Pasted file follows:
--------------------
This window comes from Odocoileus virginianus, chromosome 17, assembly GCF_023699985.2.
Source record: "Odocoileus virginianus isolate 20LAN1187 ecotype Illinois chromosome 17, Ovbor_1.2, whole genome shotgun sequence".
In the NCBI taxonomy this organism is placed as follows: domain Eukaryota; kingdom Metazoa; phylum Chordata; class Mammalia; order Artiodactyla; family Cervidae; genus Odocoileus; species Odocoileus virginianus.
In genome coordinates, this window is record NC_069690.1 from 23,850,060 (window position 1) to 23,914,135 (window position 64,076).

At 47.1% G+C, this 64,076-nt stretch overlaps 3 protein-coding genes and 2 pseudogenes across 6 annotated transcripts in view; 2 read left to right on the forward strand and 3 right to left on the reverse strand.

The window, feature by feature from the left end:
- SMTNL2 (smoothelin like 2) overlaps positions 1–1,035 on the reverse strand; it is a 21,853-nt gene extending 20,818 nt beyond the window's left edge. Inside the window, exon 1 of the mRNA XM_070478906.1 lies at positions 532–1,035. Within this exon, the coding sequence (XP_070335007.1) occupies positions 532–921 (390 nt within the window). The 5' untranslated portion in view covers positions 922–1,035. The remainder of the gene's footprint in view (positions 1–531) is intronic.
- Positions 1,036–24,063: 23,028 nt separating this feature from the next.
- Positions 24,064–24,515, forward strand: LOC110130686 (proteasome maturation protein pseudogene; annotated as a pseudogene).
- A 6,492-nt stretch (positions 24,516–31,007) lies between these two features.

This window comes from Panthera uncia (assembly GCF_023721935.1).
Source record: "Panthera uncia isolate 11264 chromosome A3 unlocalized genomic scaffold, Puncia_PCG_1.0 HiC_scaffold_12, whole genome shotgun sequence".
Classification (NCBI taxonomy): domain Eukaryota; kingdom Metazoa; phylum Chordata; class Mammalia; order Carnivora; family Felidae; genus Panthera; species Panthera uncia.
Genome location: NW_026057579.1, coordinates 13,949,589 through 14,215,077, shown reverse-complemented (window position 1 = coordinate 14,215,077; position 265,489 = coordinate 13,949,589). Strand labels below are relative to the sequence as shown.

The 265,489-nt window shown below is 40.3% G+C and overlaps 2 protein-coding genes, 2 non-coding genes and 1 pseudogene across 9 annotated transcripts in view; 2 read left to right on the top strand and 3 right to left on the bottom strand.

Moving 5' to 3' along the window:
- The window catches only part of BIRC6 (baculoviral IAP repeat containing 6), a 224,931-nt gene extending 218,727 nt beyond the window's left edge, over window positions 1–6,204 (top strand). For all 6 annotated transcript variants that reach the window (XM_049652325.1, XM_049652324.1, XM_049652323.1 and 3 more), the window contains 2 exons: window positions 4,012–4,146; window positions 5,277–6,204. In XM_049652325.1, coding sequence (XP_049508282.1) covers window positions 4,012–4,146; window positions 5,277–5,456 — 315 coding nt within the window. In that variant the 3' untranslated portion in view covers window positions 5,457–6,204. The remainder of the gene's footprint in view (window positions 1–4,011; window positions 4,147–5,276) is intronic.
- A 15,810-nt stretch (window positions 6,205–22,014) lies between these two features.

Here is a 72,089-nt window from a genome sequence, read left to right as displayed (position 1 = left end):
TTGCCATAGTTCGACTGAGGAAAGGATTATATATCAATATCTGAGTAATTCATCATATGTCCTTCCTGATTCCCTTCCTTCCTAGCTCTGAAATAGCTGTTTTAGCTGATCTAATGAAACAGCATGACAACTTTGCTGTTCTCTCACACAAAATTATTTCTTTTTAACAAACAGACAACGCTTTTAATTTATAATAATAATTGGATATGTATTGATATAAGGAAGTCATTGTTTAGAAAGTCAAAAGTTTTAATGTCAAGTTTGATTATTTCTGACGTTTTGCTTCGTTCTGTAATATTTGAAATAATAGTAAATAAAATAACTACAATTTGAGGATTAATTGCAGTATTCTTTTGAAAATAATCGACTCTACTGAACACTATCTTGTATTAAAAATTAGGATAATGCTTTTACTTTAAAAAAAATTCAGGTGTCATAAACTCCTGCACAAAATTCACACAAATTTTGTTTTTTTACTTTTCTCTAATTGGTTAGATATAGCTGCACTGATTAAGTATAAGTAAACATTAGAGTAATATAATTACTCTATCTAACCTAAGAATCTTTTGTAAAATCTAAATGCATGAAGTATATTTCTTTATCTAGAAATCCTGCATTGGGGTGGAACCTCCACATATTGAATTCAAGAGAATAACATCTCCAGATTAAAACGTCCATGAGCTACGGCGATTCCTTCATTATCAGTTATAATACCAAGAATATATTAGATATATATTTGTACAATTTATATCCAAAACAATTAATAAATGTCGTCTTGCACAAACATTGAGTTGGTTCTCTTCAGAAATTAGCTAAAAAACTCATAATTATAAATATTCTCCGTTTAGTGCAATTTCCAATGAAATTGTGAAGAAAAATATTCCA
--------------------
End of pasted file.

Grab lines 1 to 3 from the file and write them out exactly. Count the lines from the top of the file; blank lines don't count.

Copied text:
This window comes from Odocoileus virginianus, chromosome 17, assembly GCF_023699985.2.
Source record: "Odocoileus virginianus isolate 20LAN1187 ecotype Illinois chromosome 17, Ovbor_1.2, whole genome shotgun sequence".
In the NCBI taxonomy this organism is placed as follows: domain Eukaryota; kingdom Metazoa; phylum Chordata; class Mammalia; order Artiodactyla; family Cervidae; genus Odocoileus; species Odocoileus virginianus.